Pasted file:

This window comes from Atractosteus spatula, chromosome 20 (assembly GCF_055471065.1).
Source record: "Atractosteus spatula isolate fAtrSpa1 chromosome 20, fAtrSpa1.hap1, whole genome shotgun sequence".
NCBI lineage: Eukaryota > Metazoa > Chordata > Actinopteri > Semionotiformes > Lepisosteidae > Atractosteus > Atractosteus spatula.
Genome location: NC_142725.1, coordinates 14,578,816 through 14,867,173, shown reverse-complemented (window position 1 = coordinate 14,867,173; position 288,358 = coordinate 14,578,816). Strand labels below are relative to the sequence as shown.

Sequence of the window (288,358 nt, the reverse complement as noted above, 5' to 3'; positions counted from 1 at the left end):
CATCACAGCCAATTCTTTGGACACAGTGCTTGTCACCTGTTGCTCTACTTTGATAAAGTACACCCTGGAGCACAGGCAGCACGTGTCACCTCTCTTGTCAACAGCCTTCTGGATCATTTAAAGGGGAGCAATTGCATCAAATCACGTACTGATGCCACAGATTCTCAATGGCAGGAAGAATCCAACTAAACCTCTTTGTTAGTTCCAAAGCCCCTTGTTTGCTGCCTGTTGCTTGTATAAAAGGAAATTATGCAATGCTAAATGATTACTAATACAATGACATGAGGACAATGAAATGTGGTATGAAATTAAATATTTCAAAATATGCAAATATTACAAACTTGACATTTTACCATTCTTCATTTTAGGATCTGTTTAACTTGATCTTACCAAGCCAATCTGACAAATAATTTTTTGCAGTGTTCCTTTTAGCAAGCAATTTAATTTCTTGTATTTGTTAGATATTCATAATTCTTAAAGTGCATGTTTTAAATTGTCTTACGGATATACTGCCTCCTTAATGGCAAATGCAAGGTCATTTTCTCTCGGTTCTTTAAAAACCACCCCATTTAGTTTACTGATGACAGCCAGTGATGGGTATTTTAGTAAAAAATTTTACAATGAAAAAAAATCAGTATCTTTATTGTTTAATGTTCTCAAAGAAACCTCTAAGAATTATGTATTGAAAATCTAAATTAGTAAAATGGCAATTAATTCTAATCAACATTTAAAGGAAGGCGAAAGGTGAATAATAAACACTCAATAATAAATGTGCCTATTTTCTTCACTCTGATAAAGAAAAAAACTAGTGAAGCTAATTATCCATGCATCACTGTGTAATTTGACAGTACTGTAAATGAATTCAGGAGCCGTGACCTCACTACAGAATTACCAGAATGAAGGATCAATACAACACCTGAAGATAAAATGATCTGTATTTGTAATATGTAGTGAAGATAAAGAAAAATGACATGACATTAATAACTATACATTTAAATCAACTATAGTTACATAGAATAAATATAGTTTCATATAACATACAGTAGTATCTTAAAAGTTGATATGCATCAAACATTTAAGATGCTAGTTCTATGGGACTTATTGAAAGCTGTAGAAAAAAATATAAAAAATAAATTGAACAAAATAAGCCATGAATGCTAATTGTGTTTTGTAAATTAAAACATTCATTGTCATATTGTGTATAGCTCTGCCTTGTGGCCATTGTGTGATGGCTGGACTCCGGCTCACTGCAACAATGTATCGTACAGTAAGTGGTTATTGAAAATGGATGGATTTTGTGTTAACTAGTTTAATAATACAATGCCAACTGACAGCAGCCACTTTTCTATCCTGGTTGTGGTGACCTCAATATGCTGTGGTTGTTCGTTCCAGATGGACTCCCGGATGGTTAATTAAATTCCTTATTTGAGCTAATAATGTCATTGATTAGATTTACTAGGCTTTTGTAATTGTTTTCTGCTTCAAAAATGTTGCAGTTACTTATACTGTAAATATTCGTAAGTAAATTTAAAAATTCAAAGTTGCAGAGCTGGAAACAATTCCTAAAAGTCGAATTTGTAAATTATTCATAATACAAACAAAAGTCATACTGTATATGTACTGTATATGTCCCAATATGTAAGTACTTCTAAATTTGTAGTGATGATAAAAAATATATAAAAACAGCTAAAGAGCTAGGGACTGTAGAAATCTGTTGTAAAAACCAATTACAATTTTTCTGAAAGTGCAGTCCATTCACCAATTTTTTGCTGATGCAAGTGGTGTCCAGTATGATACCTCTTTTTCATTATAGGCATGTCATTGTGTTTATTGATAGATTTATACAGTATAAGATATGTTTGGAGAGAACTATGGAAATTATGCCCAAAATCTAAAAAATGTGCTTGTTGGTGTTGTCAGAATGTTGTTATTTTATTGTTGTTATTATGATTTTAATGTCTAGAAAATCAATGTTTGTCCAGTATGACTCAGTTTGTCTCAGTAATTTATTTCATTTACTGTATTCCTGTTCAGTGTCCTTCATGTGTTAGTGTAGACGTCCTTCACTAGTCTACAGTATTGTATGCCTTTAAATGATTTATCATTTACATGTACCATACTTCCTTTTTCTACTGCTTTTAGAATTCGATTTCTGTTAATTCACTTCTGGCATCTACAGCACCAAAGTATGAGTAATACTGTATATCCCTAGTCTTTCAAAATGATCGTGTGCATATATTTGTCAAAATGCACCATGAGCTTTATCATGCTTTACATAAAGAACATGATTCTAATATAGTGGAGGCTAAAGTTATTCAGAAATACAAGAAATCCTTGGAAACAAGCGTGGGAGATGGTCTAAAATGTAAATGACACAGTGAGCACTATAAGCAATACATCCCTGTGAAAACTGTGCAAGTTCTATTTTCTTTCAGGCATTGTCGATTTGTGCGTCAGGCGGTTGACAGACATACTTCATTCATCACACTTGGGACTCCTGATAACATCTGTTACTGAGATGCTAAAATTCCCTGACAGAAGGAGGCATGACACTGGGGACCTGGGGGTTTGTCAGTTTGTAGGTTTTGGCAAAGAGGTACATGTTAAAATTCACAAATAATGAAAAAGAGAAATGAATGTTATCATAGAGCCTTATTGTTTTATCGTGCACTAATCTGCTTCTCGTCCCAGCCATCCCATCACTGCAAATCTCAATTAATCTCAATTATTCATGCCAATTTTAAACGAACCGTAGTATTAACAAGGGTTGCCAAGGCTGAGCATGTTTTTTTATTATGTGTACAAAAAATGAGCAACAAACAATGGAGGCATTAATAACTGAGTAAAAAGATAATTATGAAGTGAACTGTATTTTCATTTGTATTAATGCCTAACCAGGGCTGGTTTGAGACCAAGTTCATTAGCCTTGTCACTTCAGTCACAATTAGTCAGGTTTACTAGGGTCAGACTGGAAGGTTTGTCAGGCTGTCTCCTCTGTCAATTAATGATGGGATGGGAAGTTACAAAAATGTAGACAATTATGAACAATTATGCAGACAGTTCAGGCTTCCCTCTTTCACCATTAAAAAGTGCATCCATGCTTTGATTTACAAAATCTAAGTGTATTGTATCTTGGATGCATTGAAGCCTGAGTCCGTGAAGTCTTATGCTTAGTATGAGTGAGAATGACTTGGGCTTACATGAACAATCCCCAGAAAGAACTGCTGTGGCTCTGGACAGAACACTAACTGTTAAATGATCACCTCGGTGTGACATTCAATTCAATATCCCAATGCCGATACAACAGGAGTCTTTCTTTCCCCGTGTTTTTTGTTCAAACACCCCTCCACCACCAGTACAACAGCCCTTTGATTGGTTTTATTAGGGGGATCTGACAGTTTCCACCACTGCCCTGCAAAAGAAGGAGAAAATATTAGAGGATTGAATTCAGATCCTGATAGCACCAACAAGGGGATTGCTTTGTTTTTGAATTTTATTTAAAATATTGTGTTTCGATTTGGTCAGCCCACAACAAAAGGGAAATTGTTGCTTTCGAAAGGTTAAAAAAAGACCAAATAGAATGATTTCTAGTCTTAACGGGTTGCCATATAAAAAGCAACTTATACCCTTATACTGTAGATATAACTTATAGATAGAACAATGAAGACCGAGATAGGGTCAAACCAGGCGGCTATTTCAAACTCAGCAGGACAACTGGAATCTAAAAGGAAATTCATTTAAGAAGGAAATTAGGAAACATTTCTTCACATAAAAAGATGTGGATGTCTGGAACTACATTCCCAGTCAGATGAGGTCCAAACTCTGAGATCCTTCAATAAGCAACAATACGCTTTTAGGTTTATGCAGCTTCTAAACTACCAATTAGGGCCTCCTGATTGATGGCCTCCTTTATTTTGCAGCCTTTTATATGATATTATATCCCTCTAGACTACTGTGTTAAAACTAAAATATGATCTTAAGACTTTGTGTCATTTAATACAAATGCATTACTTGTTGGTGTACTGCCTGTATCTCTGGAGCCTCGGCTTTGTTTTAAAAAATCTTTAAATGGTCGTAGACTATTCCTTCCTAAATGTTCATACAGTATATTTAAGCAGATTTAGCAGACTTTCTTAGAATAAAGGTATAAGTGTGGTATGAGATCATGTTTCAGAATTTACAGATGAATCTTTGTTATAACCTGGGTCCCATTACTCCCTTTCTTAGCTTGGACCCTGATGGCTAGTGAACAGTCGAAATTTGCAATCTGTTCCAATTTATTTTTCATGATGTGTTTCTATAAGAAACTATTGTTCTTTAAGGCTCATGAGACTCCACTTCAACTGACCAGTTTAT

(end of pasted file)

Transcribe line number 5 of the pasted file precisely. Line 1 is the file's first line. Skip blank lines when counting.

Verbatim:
Sequence of the window (288,358 nt, the reverse complement as noted above, 5' to 3'; positions counted from 1 at the left end):